Can Metaverse Grow If Fully Owned by Facebook?

MC: Lauren, have you ever visited the metaverse?

LG: Yes, I really do. I think there was this time I met a Microsoft executive on a HoloLens 2 headset, and then I had to switch between the HP Reverb G2 VR headset, which was connected to some giant PC with power strong. I walked over to my kitchen counter and I said, “I think I just hit the metaverse.” That sounds right?

MC: Yeah, that’s good for me. I’ll take it.

LG: Yes

[Gadget Lab intro theme music plays]

MC: Hello, everyone. Welcome to Gadget Lab. I’m Michael Calore, senior editor at WIRED.

LG: And I’m Lauren Goode. I am an old WIRED writer.

MC: We are also now with WIRED writer Peter Rubin. Hi, Peter. Happy return to the show.

LG: Hey, Peter.

Peter Rubin: Hey, guys. It’s so nice to be here again.

MC: Peter, you’re with us because, yeah, we’re talking about the metaverse and we’re talking about VR, and you’re writing a book about VR. It’s called Facing the Future: How Virtual Reality is Changing Human Connection, Intimacy, and the Limitations of Ordinary Life. How I That’s the whole title.

PR: You did well. And it’s also in paperback now, and there are additions to it around the world. Even if you listened to it in Korea or anywhere, you can get a copy.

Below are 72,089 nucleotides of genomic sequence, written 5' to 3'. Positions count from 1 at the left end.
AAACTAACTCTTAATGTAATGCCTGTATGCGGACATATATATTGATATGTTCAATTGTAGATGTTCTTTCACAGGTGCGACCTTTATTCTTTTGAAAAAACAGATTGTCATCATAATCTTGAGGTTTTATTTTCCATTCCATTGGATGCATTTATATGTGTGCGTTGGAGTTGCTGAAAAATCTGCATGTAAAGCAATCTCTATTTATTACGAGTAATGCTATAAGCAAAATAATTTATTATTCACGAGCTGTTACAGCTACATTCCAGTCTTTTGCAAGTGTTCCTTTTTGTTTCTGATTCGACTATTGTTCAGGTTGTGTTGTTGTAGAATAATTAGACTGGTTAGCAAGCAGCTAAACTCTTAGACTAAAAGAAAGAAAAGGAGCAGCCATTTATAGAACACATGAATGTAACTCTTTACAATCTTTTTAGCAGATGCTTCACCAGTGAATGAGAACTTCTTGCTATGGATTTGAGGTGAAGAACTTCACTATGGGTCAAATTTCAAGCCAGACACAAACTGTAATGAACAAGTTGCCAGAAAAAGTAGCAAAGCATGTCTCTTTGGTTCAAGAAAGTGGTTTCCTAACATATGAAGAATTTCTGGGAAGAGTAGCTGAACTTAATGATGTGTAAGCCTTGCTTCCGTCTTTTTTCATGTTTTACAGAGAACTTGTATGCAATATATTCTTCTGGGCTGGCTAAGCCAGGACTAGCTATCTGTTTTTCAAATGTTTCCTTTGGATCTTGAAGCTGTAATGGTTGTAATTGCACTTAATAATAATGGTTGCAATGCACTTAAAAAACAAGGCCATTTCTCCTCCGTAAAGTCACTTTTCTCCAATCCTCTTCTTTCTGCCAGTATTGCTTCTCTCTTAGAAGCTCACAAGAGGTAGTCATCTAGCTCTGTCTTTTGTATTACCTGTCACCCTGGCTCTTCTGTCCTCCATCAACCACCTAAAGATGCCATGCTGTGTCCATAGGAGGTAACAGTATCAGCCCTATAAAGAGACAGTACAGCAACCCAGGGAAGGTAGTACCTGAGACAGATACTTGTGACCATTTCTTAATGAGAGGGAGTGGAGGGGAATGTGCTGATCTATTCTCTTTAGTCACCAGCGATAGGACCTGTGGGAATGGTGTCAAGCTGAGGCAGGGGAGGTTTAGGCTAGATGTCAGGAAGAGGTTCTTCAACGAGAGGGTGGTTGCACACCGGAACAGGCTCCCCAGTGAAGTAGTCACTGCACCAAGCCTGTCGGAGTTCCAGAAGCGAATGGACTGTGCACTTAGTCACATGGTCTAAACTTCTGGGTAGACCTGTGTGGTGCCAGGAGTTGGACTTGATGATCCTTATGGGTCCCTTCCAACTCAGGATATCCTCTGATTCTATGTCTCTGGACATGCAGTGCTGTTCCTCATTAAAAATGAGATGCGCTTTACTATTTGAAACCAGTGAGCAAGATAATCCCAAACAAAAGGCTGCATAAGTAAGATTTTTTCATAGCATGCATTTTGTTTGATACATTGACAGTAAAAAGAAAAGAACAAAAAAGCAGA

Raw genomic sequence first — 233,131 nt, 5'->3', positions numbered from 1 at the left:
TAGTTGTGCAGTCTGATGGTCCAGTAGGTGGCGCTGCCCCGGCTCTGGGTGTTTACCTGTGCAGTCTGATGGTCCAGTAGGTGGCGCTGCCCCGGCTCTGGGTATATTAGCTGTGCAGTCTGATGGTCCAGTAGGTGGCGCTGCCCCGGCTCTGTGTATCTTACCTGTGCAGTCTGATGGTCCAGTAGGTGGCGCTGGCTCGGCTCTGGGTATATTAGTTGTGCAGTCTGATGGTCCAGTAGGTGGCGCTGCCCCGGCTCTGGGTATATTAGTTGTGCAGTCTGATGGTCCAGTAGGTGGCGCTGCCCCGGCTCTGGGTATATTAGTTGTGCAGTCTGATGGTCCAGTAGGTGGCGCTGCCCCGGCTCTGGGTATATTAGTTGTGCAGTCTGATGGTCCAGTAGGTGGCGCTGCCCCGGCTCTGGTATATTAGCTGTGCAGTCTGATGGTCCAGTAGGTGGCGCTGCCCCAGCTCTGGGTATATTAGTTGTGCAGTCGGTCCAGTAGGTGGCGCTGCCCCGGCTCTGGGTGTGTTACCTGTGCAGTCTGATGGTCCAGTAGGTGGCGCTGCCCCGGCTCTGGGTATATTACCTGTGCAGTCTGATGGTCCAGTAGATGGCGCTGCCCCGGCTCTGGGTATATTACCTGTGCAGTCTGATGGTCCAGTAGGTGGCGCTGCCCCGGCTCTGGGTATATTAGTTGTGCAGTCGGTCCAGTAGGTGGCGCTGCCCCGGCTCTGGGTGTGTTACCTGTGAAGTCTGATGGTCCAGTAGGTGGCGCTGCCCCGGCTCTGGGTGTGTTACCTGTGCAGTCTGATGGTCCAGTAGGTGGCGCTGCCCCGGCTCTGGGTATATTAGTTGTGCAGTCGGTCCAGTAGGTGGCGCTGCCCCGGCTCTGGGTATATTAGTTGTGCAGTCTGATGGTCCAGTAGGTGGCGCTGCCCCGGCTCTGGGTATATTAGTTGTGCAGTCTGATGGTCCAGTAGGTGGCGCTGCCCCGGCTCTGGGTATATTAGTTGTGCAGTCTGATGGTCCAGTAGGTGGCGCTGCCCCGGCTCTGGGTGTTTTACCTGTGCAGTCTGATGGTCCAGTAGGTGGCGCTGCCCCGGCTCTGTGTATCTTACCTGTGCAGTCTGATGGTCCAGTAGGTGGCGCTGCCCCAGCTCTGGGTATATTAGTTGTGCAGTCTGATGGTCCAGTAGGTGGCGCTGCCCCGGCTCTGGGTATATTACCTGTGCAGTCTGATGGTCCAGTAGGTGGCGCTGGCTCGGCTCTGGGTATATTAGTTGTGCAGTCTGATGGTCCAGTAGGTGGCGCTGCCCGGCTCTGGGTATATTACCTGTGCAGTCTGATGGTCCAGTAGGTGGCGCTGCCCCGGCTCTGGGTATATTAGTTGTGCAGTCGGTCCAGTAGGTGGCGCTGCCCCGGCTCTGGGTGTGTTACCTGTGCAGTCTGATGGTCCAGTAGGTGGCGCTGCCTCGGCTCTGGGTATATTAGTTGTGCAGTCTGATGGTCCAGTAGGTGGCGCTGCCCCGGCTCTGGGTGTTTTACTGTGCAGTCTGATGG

LG: That doesn’t sound very good. Paperback, what is that?

PR: I know. There is audio and there is an ebook as well.

MC: Peter was previously an editor of WIRED, even though he has moved away from our virtual four walls, he is still a regular contributor to WIRED and a regular guest here at the show, so it’s good that you , man.

PR: Oh, man. It’s so nice to be back. I just told you before we started spinning, I missed our knees curling under the table and the very small studio we used to use to record it.

MC: And sharing our lung juice.

PR: And sharing, as Lauren said, our lung juice, which—

LG: I have to give credit to Alan Henry for that from our WIRED team. He was the first to say “lung juice” once, and now I can’t get it out of my mind.

PR: Even if that was done in 2019, it could be serious, but now it’s about to be taken away.

MC: Double gross. Well, we could have recorded it ourselves, but instead, we almost recorded it. We’re all in our own spaces right now, which is kind of appropriate for now, because we’re talking about virtual reality in the workplace. It’s really boring, but stay with me here. A few days ago, Facebook unveiled a new beta VR experience called Horizon Workroom. It’s a combination of virtual- and augmented-reality technology that allows you to interact with the real world and a simulated environment simultaneously. It sounds cool, but it’s for meetings, so it’s kind of like that Player One is ready if Player One is ready entirely taking place in an office conference room with PowerPoints and whiteboards. But Facebook’s new VR experience is exciting because it revolves around the real world in the virtual world in new and exciting ways.

This is an idea that refers to new varieties of human and computer interaction called metaverse promoters. And after the show, we’ll go back to the metaverse and we’ll talk about exactly what it means, and why there’s so much hype attached to the word. But before we get a meta, I think we should hear all about the Facebook demo. That’s it, Peter, you boarded the Zuckerverse. Tell us about it.

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